Sunny South Guard story


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Tampa Bay’s “Sunny South Guards” Receive Their Colors

Saturday, September 17, 2011

Tampa, Fl.

On a typical sweltering Florida summer day, with the humidity thick and the sweat glands working overtime, attempting to keep our baking epidermis somewhat cooler, the citizens and dignitaries gathered for this special event. As in September of 1861, we gathered again to remember the uncertainty and challenges facing our forefathers forging a new nation by bringing a small slice of Tampa Town’s early history to life. It was a lively time as the “3rd Florida Regimental Brass Band” of St. Augustine floated inspiring tunes such as “Dixie,” Bonnie Blue,” “Yellow Rose,” “Old Folks at Home” and "God Save the South" across the downtown  plaza, enticing many patriots to add to the festivities by providing vocals to the tunes.

Soon, many civic, government and business representatives were about to step to the podium to bring greetings to the soldiers and those assembled. The Scottish-American Military Association Color Guard sharply marched up the plaza & presented present day  colors followed by noted recording artist and Southern Patriot Belinda Womack belting out the National Anthem. Greetings were presented from the American Legion, Sons of Union Veterans, Hillsborough County Veterans Memorial Park, August Jane Evans Wilson Chapter #2640 & Confederate Cantinieres Chapter #2405 United Daughters of the Confederacy, Gen. Jubal A. Early Camp #556 Sons of Confederate Veterans, the Pasco County Commission, Pasco County Historical Society and the Pioneer Florida Museum & Village. Local radio star and event Emcee Skip Mahaffee then introduced the event’s keynote speaker, Michael Givens, Commander in Chief of the Sons of Confederate Veterans.

Givens delivered a rousing tribute to the Southern Soldier and the “Sunny South Guard” who with his family made a special trip to Tampa from South Carolina to attend and participate along with his children and their guest. His words of recollecting our true history and defending the honorable and noble sacrifices of our ancestors must be presented to the public at large he emphasized, which these words often brought cheers from the audience as he continued on with the history of the “Sunny South Guards” and recalled the many soldiers by name and age who sacrificed all to defend home and family.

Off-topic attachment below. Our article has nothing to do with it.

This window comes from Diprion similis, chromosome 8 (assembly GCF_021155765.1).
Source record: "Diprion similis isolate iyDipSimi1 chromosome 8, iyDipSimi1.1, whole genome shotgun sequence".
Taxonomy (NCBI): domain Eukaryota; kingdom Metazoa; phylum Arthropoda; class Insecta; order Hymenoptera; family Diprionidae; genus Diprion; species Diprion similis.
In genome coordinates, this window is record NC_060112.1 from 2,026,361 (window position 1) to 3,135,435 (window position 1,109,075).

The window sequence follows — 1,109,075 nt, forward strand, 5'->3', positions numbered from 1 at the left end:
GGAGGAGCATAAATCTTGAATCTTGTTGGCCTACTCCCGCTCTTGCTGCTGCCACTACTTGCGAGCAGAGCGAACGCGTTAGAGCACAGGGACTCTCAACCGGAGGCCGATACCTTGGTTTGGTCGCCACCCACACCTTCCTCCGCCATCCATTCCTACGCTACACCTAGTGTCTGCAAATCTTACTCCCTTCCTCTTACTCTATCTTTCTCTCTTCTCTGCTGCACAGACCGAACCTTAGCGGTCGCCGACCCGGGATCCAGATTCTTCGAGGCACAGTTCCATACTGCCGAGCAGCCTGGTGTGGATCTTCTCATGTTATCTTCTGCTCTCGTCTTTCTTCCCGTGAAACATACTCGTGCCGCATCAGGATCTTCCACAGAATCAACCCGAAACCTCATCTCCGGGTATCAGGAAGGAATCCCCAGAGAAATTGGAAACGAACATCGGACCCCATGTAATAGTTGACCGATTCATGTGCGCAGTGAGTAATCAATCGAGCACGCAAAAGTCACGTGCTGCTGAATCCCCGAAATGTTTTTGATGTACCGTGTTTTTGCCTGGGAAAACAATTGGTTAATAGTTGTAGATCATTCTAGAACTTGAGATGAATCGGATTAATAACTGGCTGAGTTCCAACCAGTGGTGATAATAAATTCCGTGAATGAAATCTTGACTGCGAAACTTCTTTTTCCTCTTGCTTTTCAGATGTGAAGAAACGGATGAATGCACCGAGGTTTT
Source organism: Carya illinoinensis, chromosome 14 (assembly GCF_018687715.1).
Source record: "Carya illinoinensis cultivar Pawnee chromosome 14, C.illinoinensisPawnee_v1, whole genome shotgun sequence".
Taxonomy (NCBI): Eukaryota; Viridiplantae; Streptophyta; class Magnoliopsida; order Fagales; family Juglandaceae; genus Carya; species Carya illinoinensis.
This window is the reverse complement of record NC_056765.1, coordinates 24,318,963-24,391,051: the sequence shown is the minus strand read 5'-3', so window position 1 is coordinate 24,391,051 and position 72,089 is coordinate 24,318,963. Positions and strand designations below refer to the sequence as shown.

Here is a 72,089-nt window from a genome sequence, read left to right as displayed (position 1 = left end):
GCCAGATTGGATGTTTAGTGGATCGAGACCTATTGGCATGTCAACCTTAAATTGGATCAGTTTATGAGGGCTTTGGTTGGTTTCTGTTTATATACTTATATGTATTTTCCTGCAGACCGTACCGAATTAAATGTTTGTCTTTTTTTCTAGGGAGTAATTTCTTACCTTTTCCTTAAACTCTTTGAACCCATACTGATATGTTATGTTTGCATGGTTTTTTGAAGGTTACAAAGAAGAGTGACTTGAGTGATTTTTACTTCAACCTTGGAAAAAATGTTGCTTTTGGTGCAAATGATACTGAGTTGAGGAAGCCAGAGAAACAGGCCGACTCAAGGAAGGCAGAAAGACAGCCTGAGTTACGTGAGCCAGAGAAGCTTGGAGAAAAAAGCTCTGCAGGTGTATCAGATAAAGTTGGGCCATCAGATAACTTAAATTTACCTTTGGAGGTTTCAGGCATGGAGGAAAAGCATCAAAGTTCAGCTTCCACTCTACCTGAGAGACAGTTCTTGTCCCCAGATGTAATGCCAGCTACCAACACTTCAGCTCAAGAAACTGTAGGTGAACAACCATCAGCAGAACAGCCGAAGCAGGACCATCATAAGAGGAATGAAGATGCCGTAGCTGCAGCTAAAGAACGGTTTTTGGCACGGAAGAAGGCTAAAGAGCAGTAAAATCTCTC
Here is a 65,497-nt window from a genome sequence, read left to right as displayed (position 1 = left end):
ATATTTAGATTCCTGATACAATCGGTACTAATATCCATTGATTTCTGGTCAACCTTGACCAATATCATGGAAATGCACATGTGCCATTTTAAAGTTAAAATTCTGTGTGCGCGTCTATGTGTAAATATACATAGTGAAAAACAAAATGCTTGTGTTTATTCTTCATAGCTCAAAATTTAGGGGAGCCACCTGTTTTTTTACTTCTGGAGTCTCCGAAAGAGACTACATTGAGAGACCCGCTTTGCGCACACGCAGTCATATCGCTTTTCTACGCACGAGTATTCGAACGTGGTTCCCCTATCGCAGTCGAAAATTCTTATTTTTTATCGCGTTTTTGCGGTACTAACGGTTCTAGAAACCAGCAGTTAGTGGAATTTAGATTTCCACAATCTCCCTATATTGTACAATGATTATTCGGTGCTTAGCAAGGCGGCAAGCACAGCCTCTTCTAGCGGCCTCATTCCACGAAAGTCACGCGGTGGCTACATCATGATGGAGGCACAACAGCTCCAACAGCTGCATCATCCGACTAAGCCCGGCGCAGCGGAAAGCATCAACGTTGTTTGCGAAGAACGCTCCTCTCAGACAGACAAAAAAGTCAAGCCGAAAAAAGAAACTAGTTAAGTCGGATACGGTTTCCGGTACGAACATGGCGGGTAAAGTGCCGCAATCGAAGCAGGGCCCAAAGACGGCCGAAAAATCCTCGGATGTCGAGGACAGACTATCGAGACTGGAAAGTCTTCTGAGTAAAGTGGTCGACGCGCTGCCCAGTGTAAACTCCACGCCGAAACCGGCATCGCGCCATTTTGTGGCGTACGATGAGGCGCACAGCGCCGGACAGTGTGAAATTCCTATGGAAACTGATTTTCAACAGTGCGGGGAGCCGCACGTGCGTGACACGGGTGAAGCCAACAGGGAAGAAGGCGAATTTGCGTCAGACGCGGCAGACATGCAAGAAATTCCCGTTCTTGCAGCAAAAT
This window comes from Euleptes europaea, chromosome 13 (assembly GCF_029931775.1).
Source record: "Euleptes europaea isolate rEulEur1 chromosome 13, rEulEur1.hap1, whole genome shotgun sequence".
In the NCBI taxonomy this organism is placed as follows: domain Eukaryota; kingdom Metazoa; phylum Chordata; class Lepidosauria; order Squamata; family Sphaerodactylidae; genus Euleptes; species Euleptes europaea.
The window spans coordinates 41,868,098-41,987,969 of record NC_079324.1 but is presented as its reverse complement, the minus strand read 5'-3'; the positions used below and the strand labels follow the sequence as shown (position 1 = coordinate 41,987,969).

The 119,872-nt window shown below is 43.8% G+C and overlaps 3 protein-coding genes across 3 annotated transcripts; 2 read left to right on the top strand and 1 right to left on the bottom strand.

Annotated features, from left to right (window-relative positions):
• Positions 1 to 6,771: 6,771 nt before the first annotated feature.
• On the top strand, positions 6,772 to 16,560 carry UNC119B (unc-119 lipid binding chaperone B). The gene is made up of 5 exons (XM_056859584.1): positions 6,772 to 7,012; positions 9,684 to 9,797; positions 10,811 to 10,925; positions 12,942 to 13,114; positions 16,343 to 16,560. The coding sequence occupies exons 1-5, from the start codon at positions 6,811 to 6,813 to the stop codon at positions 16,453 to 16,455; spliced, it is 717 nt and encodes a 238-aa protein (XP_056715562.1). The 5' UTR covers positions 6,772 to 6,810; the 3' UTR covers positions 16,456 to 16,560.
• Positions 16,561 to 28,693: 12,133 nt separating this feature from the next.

At the conclusion of Commander Givens speech, the names of the direct descendents of these solders in attendance were called upon for them to stand up and be recognized. Next, eleven young ladies dressed in white gowns reflecting the purity and righteousness of the actions of the eleven succeeded Southern States advanced in the order that their respective state departed the former union to their place before the soldiers. In this solemn place they each read a short poem of encouragement to those in attendance, at the conclusion of which a young lady draped in the “Stars & Bars” representing the newly formed Confederation of Southern States presented the boys in gray their colors. These colors were presented to represent the love and admiration of a thankful citizenry for a safe journey and return of these soldiers.

After the ceremony, living history was presented by the members of 7th Florida Infantry Co, K and The Sunny South Guards, Company K, 4th Florida re-enactors. An engaging display of period artillery presented by the Peace River Artillery featuring two mountain howitzers, shells, shot and accompaniments was a hit with all as was the flag display of the many period banners as presented by living historian Marko Sumney.  Col Robert. E. Lee, portrayed by Thomas Jessee attracted attention in his federal blue uniform. (Col. Lee of the U.S. Corp of Army Engineers visited the bay area while surveying coastal defenses and navigation aids prior to the war.)

The Tampa Bay Sesquicentennial Commission wishes to thank the sponsors, support crew, donors, participants, planners and all the hard working folks who came together to recreate this special moment in Tampa’s history.

The commission has created a roll of honor with information about each of the soldiers in the guard which is accessible at

*4th Regiment, Florida Infantry Service History

4th Infantry Regiment was organized in the summer of 1861 at Jacksonville, Florida.  The men were raised in the counties of Gadsden, Franklin, Madison, New River, LaFayette, Columbia, Marion, Levy, Liberty, Washington, Jackson, and Hillsborough.  For a time it served in Florida, then was assigned to General Preston’s, Stovall’s, Finley’s,and J.A. Smith’s Brigade, Army of Tennessee.

During December, 1863, it was consolidated with the 1st Florida Cavalry Regiment. The 4th was engaged at Murfreesboro and Jackson, participated in the campaigns of the army from Chickamauga to Nashville, and saw action in North Carolina.

It was organized with 983 officers and men and lost forty-two percent of the 468 engaged at Murfreesboro, forty percent of the 217 at Chickamauga, and eighty-nine percent of the 172 at Missionary Ridge. The 1st/4th totaled 198 men and 109 arms in December, 1863.

The regiment surrendered 23 men in April, 1865. The field officers were Colonels Wiles L. L. Bowen, Edward Hopkins, and James P. Hunt; Lieutenant Colonels Edward Badger and M.W. Smith; and Majors Jacob A. Lash and John T. Lesley.

*Source:  U.S. Parks Service